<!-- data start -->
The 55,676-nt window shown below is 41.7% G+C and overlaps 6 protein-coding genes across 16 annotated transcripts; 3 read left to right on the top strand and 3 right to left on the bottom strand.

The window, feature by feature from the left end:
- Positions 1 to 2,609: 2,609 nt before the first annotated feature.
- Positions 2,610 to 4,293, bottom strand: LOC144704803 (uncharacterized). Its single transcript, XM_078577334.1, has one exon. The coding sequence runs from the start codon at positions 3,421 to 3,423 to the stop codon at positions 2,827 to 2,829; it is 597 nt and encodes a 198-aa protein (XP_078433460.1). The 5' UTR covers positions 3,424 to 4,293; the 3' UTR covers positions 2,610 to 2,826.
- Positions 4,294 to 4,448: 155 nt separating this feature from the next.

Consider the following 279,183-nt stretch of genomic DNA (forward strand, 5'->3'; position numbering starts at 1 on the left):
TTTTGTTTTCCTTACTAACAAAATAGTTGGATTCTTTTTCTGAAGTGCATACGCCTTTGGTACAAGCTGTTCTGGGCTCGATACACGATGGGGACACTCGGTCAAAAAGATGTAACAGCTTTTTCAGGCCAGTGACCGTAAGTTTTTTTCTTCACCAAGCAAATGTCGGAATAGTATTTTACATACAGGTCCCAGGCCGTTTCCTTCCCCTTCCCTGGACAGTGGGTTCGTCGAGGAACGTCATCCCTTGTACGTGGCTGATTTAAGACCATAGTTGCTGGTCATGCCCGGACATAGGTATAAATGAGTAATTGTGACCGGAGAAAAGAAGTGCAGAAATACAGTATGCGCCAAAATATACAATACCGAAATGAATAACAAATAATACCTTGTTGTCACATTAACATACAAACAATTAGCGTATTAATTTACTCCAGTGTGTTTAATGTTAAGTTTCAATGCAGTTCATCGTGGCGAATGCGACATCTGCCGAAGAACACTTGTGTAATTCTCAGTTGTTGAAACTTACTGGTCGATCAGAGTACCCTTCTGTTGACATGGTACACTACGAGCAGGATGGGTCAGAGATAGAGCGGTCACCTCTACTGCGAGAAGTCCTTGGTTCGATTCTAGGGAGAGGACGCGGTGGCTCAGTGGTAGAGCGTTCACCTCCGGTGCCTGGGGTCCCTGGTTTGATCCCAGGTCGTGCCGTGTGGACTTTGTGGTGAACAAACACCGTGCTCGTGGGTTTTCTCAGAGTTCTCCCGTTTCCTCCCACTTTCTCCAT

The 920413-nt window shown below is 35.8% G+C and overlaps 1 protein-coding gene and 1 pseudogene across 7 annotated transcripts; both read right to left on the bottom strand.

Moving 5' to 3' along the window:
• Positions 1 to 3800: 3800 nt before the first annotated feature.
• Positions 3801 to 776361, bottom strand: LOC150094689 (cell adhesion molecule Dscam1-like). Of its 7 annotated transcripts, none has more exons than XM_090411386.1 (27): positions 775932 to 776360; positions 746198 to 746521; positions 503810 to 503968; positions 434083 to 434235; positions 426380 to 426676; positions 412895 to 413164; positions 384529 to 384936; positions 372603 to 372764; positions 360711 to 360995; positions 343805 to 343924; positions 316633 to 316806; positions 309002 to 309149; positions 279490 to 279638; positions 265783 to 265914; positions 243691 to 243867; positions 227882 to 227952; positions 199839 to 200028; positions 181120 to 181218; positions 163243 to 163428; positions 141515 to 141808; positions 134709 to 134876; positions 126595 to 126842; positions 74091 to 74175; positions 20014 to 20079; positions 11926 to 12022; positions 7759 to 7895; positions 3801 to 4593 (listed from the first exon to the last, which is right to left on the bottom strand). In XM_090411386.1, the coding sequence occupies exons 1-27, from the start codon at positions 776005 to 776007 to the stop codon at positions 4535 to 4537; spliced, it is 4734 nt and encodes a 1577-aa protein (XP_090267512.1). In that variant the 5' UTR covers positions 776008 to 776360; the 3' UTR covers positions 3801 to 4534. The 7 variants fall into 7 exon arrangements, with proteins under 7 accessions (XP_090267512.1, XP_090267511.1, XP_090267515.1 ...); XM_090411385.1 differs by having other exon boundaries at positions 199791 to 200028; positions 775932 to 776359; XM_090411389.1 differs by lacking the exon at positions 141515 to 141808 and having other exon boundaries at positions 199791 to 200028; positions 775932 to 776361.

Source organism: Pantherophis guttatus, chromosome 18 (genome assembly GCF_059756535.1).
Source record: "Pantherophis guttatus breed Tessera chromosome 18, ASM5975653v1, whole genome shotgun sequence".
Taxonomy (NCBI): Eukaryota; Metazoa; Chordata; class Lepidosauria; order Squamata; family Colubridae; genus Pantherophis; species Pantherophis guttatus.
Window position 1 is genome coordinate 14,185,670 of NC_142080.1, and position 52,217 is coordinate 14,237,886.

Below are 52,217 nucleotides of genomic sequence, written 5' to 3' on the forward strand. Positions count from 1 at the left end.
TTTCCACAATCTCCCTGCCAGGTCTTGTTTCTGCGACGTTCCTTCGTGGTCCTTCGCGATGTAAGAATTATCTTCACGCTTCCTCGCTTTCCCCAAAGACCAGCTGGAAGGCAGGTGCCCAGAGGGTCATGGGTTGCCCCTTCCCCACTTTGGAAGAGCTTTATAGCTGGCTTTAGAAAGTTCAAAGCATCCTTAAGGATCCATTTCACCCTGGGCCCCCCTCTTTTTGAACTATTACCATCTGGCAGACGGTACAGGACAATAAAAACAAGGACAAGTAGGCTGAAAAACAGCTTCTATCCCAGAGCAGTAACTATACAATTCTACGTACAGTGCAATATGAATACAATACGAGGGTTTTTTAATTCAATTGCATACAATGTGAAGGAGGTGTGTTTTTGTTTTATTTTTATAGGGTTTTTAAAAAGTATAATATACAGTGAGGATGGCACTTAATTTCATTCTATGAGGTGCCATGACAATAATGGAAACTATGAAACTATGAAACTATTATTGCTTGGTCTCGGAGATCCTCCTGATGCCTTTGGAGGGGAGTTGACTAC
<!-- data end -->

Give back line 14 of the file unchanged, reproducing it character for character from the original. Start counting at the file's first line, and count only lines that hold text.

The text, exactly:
Taxonomy (NCBI): Eukaryota; Metazoa; Chordata; class Lepidosauria; order Squamata; family Colubridae; genus Pantherophis; species Pantherophis guttatus.